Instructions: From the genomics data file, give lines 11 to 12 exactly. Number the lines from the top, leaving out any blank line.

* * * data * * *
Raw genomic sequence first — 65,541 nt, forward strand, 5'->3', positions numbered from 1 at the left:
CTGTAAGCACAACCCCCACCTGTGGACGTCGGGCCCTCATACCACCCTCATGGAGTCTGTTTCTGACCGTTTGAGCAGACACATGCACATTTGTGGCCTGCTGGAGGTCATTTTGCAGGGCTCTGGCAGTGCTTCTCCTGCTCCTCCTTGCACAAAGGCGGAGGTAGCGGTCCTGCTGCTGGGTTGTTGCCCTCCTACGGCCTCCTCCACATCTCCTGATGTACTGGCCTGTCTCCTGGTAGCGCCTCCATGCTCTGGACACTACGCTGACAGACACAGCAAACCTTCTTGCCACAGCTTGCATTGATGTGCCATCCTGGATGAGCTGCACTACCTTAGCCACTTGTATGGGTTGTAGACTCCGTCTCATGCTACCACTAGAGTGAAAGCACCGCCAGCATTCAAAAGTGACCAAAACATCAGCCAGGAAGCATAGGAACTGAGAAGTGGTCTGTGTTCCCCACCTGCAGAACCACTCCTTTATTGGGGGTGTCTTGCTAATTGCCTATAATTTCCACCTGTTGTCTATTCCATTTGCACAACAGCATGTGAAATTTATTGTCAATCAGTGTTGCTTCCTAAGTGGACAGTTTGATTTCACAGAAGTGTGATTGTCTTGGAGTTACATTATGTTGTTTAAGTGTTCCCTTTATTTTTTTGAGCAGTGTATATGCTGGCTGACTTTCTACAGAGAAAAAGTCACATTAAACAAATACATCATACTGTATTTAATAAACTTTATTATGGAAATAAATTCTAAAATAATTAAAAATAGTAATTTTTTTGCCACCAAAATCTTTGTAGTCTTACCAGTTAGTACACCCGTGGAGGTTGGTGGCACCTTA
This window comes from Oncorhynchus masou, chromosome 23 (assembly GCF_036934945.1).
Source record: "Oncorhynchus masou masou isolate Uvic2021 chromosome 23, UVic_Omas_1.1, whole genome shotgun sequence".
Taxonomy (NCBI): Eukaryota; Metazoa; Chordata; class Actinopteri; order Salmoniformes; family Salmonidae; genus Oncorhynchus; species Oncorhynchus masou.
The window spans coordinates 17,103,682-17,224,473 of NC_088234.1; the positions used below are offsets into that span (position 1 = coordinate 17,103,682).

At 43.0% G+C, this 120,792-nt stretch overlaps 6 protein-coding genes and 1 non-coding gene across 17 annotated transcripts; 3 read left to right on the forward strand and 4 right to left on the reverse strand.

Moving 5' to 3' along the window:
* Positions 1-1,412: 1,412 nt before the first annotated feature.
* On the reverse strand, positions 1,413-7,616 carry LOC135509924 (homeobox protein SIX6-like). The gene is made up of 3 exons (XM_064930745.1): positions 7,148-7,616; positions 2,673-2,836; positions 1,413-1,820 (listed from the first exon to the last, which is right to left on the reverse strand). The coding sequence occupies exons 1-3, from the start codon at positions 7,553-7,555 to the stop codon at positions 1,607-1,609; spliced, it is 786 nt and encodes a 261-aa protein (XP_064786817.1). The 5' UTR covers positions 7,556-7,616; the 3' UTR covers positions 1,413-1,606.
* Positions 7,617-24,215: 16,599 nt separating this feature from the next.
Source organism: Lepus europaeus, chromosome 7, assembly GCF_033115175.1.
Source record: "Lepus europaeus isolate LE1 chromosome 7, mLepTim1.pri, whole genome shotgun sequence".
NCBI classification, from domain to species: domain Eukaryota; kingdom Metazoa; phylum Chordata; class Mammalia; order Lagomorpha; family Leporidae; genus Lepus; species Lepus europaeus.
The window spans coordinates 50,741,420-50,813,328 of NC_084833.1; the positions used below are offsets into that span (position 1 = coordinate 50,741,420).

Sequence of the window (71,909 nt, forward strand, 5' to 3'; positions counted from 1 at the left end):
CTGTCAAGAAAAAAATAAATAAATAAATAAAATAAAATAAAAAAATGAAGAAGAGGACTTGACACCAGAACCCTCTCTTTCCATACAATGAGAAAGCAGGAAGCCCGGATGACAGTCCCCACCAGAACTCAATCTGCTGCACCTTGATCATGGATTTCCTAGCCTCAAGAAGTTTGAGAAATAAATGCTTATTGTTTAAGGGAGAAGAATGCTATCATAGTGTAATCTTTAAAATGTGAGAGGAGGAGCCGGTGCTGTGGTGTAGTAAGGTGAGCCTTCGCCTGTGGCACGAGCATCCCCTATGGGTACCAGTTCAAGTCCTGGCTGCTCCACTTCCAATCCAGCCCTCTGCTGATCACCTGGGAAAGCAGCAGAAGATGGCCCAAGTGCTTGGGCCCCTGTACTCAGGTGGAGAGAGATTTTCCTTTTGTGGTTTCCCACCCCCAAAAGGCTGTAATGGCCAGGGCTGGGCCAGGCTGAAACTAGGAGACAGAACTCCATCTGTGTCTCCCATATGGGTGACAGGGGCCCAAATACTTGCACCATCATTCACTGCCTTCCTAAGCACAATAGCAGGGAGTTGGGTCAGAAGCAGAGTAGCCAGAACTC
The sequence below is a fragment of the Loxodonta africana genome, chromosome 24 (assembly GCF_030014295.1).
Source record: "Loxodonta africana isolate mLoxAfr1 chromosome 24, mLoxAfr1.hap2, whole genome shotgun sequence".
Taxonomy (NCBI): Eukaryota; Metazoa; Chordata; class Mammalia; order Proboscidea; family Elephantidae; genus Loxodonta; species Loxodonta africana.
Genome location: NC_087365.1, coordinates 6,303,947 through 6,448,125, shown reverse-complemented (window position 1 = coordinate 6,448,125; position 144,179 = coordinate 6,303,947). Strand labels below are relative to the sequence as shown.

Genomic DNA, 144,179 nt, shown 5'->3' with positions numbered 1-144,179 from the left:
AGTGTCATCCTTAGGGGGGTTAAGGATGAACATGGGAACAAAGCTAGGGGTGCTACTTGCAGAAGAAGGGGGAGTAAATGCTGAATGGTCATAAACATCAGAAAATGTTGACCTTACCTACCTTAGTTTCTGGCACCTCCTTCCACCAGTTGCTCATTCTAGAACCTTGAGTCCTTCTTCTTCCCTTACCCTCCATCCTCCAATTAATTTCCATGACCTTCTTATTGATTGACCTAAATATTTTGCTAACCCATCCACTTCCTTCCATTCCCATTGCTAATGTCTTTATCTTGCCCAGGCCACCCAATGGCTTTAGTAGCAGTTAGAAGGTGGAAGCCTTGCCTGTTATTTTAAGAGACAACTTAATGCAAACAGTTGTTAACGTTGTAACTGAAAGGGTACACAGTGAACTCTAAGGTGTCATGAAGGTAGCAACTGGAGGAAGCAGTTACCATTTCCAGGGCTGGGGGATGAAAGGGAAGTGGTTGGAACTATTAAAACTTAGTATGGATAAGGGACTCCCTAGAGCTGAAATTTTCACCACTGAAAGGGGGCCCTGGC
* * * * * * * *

* Positions 7,617-24,215: 16,599 nt separating this feature from the next.
Source organism: Lepus europaeus, chromosome 7, assembly GCF_033115175.1.